I got up slowly, found my bearings, and opened the door to the shower room. The motion light came on and was so bright–I felt a little unsteady. The shower after the float,however, was amazing. My skin felt baby soft from the salt and the hot water was incredibly luxurious after sitting in room temperature water for so long. I got dressed and left my room feeling still oddly out-of-body. I thanked Evelyn, and exited the building to a luminous warm sun shining down on me. I felt an elevated sense of calm, and everything felt like it was moving in slow motion. I had just hit reset. For the first time in my entire life, I had given my mind the opportunity to expand into nothingness with no agenda, no guided meditation, only focusing on my breath, and the thoughts that came and went. It was as if I had given myself a precious gift, and felt completely reborn.

Will I do it again? Absolutely. I feel as if I washed away years of stress and attachment. My mind feels pliable and alert. I also have a new perspective on myself and an awareness of the potential to go even deeper into my mind and achieve higher levels of consciousness. The experience was like taking a peek into an ocean ravine, and seeing even more depths below. It’s an exciting reminder of how alive and limitless we truly are if given the chance to explore.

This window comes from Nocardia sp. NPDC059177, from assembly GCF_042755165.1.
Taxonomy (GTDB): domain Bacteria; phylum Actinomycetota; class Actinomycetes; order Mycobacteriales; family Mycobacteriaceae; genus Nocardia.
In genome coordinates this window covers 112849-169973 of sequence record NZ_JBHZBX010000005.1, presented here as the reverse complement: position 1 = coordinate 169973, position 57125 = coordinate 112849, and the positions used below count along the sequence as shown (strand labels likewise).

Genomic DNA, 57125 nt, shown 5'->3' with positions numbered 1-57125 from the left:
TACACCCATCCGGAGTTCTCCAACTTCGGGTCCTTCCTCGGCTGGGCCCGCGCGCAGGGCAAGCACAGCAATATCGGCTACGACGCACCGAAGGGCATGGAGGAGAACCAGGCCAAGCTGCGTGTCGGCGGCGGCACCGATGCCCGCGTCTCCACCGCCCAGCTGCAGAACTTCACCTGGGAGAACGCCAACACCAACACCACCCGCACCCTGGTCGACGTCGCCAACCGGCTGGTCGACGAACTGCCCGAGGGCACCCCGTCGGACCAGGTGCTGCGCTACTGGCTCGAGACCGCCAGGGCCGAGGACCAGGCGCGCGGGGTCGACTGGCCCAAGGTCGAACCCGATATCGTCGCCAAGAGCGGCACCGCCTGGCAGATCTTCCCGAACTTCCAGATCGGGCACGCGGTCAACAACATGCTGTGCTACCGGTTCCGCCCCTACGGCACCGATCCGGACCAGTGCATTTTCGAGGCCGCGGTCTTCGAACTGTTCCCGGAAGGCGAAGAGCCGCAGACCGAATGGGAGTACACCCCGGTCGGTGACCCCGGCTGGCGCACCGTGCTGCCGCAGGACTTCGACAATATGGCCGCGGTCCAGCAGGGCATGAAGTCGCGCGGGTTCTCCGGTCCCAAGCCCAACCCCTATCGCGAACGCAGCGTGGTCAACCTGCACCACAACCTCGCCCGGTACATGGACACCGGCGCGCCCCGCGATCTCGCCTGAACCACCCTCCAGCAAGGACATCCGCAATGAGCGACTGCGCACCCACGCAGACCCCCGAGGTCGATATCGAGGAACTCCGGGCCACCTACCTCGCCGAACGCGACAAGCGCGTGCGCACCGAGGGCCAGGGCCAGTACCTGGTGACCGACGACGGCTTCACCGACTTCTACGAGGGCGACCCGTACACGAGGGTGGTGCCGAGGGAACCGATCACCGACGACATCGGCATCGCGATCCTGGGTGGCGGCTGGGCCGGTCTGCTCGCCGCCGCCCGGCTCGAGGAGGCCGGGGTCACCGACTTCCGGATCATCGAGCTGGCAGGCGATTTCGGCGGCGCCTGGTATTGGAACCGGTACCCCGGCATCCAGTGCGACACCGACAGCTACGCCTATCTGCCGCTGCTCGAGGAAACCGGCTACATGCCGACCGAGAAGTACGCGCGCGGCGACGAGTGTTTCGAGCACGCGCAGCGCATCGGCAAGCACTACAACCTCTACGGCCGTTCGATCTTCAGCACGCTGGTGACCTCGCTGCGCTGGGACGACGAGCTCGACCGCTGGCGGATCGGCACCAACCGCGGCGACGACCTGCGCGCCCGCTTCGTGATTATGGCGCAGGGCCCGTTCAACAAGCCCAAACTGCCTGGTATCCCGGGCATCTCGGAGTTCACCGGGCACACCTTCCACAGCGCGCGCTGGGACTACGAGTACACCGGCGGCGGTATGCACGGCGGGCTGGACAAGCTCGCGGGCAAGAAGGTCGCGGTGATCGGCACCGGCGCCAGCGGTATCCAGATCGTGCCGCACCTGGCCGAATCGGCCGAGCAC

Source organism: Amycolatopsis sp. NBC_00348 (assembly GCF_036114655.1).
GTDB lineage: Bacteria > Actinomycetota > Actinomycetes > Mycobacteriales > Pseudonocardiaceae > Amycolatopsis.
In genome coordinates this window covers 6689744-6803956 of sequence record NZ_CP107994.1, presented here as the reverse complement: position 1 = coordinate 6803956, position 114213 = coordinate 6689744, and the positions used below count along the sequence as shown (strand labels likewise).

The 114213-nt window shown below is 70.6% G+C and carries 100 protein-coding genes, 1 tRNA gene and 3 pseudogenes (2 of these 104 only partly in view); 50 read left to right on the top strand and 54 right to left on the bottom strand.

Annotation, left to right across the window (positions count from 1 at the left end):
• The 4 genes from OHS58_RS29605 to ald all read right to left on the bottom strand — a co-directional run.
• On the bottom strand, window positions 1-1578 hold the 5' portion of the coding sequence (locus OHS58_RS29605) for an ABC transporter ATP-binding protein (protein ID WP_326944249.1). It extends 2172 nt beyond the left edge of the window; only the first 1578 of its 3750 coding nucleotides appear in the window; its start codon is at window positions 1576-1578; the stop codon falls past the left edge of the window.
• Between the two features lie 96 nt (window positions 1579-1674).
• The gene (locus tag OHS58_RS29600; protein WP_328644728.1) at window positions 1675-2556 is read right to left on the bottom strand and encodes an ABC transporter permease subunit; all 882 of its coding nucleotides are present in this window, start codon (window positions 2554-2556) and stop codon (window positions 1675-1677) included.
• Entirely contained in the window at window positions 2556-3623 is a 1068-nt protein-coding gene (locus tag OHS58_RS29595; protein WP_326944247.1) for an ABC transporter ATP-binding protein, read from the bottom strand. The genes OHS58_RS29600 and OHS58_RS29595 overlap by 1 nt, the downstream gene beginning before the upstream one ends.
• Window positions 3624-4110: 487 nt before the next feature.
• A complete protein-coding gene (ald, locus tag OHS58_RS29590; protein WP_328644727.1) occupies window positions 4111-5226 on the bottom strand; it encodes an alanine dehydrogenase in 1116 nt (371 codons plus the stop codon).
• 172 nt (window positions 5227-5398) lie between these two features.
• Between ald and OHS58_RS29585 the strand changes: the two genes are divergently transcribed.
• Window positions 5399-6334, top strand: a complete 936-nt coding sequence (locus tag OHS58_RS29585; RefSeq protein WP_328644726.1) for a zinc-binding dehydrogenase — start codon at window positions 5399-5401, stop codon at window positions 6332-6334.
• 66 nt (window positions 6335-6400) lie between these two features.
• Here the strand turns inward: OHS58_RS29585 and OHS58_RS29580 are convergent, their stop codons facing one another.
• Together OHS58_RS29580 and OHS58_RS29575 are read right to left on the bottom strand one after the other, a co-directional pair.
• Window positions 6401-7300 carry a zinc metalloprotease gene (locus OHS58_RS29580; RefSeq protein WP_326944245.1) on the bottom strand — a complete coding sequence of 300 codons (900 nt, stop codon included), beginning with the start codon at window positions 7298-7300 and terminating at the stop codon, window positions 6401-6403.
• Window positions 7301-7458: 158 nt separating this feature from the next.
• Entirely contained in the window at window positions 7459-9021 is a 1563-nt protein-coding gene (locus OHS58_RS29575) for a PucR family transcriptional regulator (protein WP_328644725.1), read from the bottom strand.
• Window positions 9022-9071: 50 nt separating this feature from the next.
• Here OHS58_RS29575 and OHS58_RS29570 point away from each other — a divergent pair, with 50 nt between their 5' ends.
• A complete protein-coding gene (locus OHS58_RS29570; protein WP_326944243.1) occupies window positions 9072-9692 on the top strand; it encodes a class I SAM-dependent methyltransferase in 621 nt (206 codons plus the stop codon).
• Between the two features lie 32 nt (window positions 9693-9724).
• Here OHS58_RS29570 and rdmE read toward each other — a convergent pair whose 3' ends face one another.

To Be Happy Means to Be Creative

Albert Einstein once said, “Creativity is intelligence having fun.” Since starting a blog I have been asked countless times why I was doing it, and the question honestly caught me off-guard. For me, writing is a facet of expression, a way I can share who I am with those who know me, or think they do. Most people have an idea of who they think someone is, I’m equally as guilty–but unless you spend substantial time with a person, you never really know who they are, what they have experienced, or what they might be going through. When we leave the house we are ever ready with a smiling face and shiny exterior, even though it is not always the case.